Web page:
Vavi lashes raid on PIC ‘piggy bank’

Work­ers’money can’t bail out SAA, says Saftu


COSATU’s ri­val fed­er­a­tion union, the South African Fed­er­a­tion of Trade Unions (Saftu), wants a mo­ra­to­rium on gov­ern­ment em­ployee pen­sions funds so they can­not bail out state en­ti­ties.

This comes af­ter re­ports that the Trea­sury wanted the Pub­lic In­vest­ment Cor­po­ra­tion (PIC), which man­ages gov­ern­ment em­ployee pen­sions, to bail out SAA with more than R10 bil­lion.

Fi­nance Min­is­ter Malusi Gi­gaba’s spokesper­son, May­ihlome, Tsh­wete how­ever de­nied re­ports that PIC would be used as gov­ern­ment’s piggy bank.

“It’s not a bail-out, it’s a cap­i­tal in­jec­tion. A bud­get-neu­tral op­tion is go­ing to be ex­plored for that (SAA re-cap­i­tal­i­sa­tion),” said Tsh­wete.

He said Gi­gaba had sim­ply meant that all op­tions were be­ing ex­plored to en­sure that SAA re­mained a go­ing con­cern.

“There’s no state­ment that the PIC would bail out SOEs... the SABC had asked for a R3 bil­lion guar­an­tee from gov­ern­ment. That’s not a bailout,” said Tsh­wete.

But Saftu gen­eral sec­re­tary Zwelinz­ima Vavi said some of these state en­ti­ties ear­marked for huge bail-outs were al­legedly in­volved in state cap­ture ac­tiv­i­ties by the Gupta fam­ily. Saftu wants the al­leged cul­prits charged and those guilty to re­pay the money stolen.

“These are the state-owned en­ter­prises which have been at the cen­tre of al­le­ga­tions of cor­rup­tion and mis­man­age­ment by the network of loot­ers around the Gupta fam­ily. This was one of the rea­sons the rat­ing agen­cies gave when they down­graded South Africa to junk sta­tus in April.

“They are ex­actly the sort of dodgy in­vest­ments which the PIC’s man­date to in­vest re­spon­si­bly ought to ex­clude,” Vavi said.

He said the new fed­er­a­tion viewed with alarm the lat­est re­ports that Na­tional Trea­sury was pushing the PIC to come up with as much as R100 bil­lion to fund strug­gling state com­pa­nies.

“A to­tal 88.2% of the R1.857 tril­lion which the PIC man­ages is in the Gov­ern­ment Em­ploy­ees Pen­sions Fund (GEPS), which ex­ists to en­sure re­tired work­ers get a de­cent re­tire­ment in­come; and a fur­ther 6.7% of the PIC’s money is the Unem­ploy­ment In­sur­ance Fund (UIF), which pro­vides short-term re­lief for re­trenched work­ers.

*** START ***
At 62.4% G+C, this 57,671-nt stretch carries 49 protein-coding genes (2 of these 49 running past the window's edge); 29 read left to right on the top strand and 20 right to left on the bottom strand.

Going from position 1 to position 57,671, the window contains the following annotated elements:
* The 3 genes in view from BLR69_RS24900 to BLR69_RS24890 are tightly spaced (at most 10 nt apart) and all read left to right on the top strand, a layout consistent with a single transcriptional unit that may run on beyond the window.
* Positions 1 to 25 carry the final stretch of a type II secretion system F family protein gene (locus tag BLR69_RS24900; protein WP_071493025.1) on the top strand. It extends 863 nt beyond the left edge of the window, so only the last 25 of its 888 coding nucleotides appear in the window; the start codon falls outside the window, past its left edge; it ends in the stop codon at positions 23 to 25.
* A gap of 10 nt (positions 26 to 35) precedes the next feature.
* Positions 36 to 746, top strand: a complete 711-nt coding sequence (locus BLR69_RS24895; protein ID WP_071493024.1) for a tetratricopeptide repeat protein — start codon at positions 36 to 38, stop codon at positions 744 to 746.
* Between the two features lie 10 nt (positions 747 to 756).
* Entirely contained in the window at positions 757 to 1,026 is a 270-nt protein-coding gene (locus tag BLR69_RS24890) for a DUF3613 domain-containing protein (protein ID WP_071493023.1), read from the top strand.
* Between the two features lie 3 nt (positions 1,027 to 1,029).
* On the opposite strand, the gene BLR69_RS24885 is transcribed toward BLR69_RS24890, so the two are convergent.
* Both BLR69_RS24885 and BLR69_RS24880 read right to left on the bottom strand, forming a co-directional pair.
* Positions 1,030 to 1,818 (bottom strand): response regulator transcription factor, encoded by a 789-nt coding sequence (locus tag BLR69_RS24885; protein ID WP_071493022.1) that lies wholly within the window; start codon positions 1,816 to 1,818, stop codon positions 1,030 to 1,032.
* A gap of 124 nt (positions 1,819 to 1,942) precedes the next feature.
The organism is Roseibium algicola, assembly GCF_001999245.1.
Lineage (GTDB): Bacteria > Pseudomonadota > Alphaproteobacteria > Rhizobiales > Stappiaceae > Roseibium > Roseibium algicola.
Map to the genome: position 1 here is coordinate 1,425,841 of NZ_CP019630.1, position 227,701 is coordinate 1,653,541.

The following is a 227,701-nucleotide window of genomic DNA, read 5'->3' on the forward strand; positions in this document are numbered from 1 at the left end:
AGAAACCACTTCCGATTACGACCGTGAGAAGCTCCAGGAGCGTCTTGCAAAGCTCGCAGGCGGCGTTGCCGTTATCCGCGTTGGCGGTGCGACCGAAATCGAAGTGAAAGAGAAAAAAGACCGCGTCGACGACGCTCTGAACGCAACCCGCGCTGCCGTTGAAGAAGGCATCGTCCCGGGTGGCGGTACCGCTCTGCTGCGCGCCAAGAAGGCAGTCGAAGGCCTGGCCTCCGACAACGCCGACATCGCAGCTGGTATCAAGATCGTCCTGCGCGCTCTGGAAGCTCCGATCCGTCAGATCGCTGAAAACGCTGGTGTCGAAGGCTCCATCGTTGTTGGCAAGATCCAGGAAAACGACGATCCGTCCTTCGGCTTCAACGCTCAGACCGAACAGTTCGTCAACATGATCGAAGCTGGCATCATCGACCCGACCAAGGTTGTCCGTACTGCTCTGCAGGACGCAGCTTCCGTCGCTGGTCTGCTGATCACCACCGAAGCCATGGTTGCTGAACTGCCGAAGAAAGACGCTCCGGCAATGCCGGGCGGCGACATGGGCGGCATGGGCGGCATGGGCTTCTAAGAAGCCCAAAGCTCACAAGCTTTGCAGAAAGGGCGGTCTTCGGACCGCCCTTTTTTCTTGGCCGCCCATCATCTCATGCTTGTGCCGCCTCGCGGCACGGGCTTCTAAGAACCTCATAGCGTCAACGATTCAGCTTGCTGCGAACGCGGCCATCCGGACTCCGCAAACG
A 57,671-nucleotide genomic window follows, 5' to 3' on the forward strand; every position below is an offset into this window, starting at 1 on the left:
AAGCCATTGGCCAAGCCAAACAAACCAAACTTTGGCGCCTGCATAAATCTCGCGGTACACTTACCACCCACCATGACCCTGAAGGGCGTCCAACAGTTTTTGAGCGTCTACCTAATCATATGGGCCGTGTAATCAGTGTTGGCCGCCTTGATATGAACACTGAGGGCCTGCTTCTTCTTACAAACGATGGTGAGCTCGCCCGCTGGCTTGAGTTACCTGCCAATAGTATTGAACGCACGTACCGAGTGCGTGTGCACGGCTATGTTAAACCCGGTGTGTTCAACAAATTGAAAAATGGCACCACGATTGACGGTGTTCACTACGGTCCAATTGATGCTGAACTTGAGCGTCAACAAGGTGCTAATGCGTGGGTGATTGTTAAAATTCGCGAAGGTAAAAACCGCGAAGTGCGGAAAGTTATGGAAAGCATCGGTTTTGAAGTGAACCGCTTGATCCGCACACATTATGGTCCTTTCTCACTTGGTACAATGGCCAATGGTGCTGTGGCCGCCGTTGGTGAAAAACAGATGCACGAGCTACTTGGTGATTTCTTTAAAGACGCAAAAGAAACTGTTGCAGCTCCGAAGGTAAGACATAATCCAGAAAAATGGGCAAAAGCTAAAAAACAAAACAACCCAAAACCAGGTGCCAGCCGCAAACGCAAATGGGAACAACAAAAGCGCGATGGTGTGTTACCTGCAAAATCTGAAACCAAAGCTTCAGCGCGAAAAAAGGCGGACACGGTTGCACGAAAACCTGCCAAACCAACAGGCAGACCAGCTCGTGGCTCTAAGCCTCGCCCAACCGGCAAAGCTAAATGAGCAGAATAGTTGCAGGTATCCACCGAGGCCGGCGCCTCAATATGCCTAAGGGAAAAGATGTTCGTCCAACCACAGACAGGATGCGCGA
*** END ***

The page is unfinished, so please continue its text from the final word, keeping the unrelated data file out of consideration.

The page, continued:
“Thus 94.9% of the PIC’s funds is work­ers’ money. And it should be used in the work­ers’ in­ter­ests,” he said.

He fur­ther said: “While the funds should be in­vested in so­cially de­sir­able en­ter­prises which ben­e­fit so­ci­ety as a whole, they must also be in­vested in a wide spread of com­pa­nies which are most likely to be prof­itable and pro­vide the best re­turn to the PIC and ul­ti­mately to the work­ers”.

He said the use of work­ers’ money for a R12 bil­lion bailout of SAA would be bad enough but the re­ports were that af­ter bail­ing out SAA, the gov­ern­ment would be look­ing for more cash for sim­i­lar bailouts for Eskom, PetroSA and Denel.

“If the PIC keeps pay­ing out GEPF funds to bail out loss-mak­ing SOEs, which can­not raise loans on the mar­ket be­cause the gov­ern­ment was down­graded by the rat­ings agen­cies, the GEPF it­self will even­tu­ally be­come un­sus­tain­able.

“But if this hap­pens, be­cause the GEPF is a guar­an­teed ben­e­fit fund, which legally must pay out the guar­an­teed level of pen­sions and benefits, the gov­ern­ment, which means the tax­pay­ers, will then have to bail out the GEPF,” Vavi said.

He said the huge di­ver­sion of pub­lic funds would then in­evitably lead to both tax in­creases and pub­lic spend­ing cuts, fur­ther de­lays in the na­tional health in­sur­ance scheme, free ed­u­ca­tion , and cuts in es­sen­tial ser­vices.

Vavi also said that it would “be an as­sault of the liv­ing stan­dards of the poor”. The fed­er­a­tion, how­ever, re­jected a call by the Fed­er­a­tion of Unions of South Africa (Fe­dusa) work­ers’ pen­sion funds to be handed over to pri­vate money man­agers.

“This would put the man­age­ment of work­ers’ pen­sions into the hands of pri­vate com­pa­nies mo­ti­vated by prof­its, re­gard­less of the ethics of the com­pa­nies in which they bought stakes, with still no guar­an­tee that they will make any bet­ter re­turns than the PIC and will be even less ac­count­able.

“The PIC also needs to be made more demo­cratic and ac­count­able, so em­ploy­ees have rep­re­sen­ta­tives to take de­ci­sions on how their money should be in­vested and man­date the PIC to im­ple­ment these poli­cies,” Vavi said.

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